Anarchism and Christianity conference

Jesus Radicals

Another World is Necessary: Anarchism, Christianity and the Race from the White House

August 15-16, 2008
Columbus, Ohio

As election fever rises throughout the United States and the contest for the White House becomes more fierce, the masses will clamor for a new Commander in Chief to assume the seat of American power. This year, it seems as if the game has changed as a female candidate appears to fulfill feminist dreams and a viable Black candidate raises hopes for Black freedom and signals the weakening of racism. But is this really the case? For those who follow the One who confronted the powers and embrace the One who came as a Suffering Servant, these changes are not enough to leave
this political system unchallenged. For those who envision an egalitarian world in which order and organization do not rely on the ever-present threat of state violence, bowing before the ballot box will not be an option.

Friends and allies can sometimes be found in seemingly the most unlikely of places.


  1. To any Christian god is the highest authority, in anarchism there is no higher authority than man himself. It is us who will have to solve all the problems we encounter and it will not be helped by appealing to a variety of super beings who live somewhere else. This accepting of a higher authorty can only be divisive and cloud the issues, as they each claim their god is the chief god.

  2. Calling ourselves back to a Higher Authority is part of the solution. Our greatest sin not bowing to a higher being, it’s failing to bow–mistaking ourselves for God–and many so-called Christians continue to fall prey to this seductive evil. Any time we say “God is on our side,” or “God will protect us from the consequences of our actions,” we turn away from God, and put ourselves in the place of God.

    “What does the Lord require of you but to do justice, and to love kindness, and to walk humbly with your God?” (Micah 6:8)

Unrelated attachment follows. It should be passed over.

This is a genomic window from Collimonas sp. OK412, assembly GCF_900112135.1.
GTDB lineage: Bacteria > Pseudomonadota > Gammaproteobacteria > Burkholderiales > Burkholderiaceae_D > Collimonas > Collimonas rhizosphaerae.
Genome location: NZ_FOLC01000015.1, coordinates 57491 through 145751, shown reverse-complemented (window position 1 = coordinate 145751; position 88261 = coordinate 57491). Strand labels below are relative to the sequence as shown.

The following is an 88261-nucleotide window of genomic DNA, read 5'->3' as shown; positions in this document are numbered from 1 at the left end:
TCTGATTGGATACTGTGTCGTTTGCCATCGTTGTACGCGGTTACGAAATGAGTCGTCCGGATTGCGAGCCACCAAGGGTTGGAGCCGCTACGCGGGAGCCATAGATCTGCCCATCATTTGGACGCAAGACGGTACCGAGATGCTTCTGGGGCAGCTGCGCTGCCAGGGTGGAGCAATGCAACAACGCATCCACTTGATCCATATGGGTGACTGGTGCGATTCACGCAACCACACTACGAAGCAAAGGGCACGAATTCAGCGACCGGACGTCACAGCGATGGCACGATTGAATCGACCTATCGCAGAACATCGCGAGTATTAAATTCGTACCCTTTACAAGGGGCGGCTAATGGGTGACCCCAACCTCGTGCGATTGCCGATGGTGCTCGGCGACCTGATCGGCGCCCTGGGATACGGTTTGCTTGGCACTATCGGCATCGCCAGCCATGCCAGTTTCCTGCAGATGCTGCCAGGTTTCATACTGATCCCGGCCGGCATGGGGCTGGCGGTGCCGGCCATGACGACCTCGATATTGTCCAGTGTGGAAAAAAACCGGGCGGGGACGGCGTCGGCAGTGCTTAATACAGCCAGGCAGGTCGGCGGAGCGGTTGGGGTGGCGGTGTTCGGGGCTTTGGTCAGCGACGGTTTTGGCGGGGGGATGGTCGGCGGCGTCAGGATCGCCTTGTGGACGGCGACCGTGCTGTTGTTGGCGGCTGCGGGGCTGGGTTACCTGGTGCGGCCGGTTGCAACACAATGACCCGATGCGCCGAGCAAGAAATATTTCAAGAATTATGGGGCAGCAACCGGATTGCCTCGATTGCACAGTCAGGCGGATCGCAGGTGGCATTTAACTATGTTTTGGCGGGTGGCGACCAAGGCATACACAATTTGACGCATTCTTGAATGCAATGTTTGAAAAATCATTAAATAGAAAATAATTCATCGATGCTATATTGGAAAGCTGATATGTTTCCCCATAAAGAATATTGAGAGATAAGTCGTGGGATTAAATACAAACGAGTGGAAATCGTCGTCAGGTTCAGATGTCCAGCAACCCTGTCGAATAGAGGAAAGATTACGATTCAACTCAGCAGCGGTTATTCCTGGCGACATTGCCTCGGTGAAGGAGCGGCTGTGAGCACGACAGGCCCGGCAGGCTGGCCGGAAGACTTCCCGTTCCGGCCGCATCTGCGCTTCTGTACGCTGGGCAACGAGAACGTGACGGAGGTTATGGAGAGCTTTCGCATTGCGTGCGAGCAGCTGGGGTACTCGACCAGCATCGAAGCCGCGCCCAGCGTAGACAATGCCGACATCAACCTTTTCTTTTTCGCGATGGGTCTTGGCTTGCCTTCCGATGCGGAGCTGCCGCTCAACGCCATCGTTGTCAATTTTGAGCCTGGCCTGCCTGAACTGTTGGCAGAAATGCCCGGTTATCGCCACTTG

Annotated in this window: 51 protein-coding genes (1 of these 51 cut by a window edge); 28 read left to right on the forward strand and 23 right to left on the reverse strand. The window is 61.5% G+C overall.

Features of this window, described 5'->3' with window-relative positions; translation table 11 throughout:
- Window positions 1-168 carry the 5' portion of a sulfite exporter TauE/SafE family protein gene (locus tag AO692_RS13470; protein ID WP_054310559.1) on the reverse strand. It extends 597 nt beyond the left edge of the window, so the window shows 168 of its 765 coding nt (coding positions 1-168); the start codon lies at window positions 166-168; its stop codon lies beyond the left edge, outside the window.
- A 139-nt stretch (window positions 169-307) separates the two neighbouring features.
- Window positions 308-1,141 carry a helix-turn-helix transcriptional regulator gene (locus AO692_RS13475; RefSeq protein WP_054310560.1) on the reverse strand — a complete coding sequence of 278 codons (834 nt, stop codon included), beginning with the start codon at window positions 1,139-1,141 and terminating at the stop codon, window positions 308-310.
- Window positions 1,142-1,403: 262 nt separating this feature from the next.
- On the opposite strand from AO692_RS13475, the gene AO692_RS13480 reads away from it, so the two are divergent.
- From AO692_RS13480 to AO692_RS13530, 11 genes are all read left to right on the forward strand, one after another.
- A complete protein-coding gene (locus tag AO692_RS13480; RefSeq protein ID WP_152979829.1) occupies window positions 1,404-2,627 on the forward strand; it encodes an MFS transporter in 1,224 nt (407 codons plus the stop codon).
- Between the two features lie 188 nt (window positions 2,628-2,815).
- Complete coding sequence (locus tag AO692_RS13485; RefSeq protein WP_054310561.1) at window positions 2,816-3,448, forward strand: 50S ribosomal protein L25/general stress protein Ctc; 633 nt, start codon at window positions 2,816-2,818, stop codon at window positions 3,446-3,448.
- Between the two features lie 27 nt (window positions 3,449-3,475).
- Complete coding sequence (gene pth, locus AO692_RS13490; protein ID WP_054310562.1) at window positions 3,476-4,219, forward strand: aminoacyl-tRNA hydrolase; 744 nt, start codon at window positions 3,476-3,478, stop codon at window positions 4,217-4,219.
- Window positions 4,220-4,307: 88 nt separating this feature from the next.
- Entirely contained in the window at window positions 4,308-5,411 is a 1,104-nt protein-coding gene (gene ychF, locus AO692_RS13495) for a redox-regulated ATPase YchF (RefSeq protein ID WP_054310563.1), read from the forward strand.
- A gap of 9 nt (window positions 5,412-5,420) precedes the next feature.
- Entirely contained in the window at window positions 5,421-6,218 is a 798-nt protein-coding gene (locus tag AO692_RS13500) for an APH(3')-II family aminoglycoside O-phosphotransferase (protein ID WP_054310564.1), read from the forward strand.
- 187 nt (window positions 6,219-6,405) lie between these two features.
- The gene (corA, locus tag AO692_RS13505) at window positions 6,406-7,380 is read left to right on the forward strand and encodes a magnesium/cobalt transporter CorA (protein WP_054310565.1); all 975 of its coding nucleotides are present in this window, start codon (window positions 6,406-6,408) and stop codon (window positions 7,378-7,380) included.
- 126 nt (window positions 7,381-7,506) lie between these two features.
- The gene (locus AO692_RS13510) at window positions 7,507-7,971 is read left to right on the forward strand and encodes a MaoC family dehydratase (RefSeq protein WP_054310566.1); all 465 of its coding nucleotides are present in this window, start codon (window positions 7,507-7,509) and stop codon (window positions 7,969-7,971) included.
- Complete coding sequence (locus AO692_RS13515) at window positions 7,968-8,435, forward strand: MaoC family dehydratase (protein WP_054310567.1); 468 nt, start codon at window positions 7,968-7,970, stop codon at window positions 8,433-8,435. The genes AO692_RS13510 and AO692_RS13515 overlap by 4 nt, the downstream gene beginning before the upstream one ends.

The role of God is not to solve our problems– he won’t. The role of God is to guide us to better living. If Anarchism can do that, more power to it. But in my experience, when man begins to believe there is no higher being than himself, he gets an exaggerated sense of importance. That leads to greed and selfishness and short-sightedness. Ayn Rand, the parent of the modern economic greedfest, was in principle an anarchist. Look where that’s brought us.

  3. “The condition of Man…is a condition of Warre of every one against every one.” — Thomas Hobbes, 1651.

    In the absence of some higher authority, be it moral or legal, people put themselves first against all other people. That’s the root of our divisiveness– and many misuse religion to do it.

    Do people demand justice? Yes– except those strong enough to have power over others. Only if there is a being stronger than those (again: moral or legal) can justice be served. In the absence of authority, we’d be left with feudalism.

  4. Do you personally take advantage of those weaker than you? If there are others who do not does that not tell you something? Quoting what somebody has written in some book or other is not vindication of a view held as you are no doubt aware that there will an equal number of opposing views printed. The struggle to remove feudalism and other forms of oppression has not been the prerogative of the religious. The cry for justice is from the human heart not from some imaginary voice from above.